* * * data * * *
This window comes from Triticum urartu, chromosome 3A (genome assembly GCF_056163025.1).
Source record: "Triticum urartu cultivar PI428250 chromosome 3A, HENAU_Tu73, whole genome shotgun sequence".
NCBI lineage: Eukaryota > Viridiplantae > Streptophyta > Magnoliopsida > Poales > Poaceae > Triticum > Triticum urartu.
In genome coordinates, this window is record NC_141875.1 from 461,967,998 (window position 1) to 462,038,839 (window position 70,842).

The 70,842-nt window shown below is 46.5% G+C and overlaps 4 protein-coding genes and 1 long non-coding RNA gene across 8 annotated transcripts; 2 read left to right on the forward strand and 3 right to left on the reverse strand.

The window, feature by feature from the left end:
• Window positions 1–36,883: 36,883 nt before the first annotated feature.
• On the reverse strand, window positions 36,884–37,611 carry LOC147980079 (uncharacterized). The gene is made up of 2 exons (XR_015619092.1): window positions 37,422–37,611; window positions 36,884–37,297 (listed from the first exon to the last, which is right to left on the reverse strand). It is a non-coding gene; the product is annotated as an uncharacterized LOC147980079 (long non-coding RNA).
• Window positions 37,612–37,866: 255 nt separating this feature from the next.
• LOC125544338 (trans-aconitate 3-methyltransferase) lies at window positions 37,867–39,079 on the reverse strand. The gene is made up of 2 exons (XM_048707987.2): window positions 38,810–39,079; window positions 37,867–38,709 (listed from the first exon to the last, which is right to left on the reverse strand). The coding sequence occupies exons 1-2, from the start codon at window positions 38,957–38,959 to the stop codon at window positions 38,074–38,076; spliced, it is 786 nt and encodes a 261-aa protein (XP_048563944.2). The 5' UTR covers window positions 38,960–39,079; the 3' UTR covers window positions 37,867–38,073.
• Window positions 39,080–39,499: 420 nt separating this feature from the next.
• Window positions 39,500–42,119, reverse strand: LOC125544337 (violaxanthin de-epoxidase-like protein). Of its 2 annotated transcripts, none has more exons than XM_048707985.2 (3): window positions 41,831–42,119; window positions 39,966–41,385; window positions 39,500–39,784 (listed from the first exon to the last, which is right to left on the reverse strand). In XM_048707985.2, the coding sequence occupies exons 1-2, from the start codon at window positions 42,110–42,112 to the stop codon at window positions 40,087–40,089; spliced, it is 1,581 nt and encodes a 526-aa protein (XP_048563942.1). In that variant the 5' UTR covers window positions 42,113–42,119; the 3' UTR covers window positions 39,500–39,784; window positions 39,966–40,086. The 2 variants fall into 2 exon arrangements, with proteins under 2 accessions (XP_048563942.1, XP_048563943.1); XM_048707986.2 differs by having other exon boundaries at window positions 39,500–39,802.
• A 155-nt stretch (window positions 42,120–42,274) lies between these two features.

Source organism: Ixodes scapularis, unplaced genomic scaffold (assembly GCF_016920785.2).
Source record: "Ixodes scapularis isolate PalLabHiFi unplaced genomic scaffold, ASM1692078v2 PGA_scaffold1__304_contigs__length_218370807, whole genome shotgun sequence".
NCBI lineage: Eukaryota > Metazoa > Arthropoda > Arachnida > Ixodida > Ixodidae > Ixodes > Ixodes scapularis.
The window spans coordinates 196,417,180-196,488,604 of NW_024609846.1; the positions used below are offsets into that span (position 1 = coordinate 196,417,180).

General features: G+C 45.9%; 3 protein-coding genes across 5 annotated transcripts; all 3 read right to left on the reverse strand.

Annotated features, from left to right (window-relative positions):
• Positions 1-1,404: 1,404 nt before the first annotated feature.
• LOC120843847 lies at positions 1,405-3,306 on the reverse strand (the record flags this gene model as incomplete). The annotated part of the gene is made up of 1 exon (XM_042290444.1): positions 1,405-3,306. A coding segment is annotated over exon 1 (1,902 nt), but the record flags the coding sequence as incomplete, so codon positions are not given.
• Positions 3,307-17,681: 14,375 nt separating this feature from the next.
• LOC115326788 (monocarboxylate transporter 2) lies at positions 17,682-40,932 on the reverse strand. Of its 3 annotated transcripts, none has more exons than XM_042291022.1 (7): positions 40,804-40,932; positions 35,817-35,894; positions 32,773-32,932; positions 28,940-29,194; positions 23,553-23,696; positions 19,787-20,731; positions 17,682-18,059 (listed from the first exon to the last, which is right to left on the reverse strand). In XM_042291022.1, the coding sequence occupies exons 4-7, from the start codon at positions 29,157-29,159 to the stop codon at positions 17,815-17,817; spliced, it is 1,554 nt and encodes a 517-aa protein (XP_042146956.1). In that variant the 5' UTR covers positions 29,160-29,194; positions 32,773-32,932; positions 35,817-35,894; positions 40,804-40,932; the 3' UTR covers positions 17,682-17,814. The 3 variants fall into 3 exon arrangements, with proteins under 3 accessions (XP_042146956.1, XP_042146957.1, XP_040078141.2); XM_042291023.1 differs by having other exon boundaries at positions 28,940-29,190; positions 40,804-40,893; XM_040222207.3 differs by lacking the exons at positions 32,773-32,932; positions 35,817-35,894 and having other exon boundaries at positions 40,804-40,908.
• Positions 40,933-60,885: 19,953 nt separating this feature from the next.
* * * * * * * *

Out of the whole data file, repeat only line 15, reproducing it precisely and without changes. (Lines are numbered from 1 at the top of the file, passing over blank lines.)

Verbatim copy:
Source record: "Ixodes scapularis isolate PalLabHiFi unplaced genomic scaffold, ASM1692078v2 PGA_scaffold1__304_contigs__length_218370807, whole genome shotgun sequence".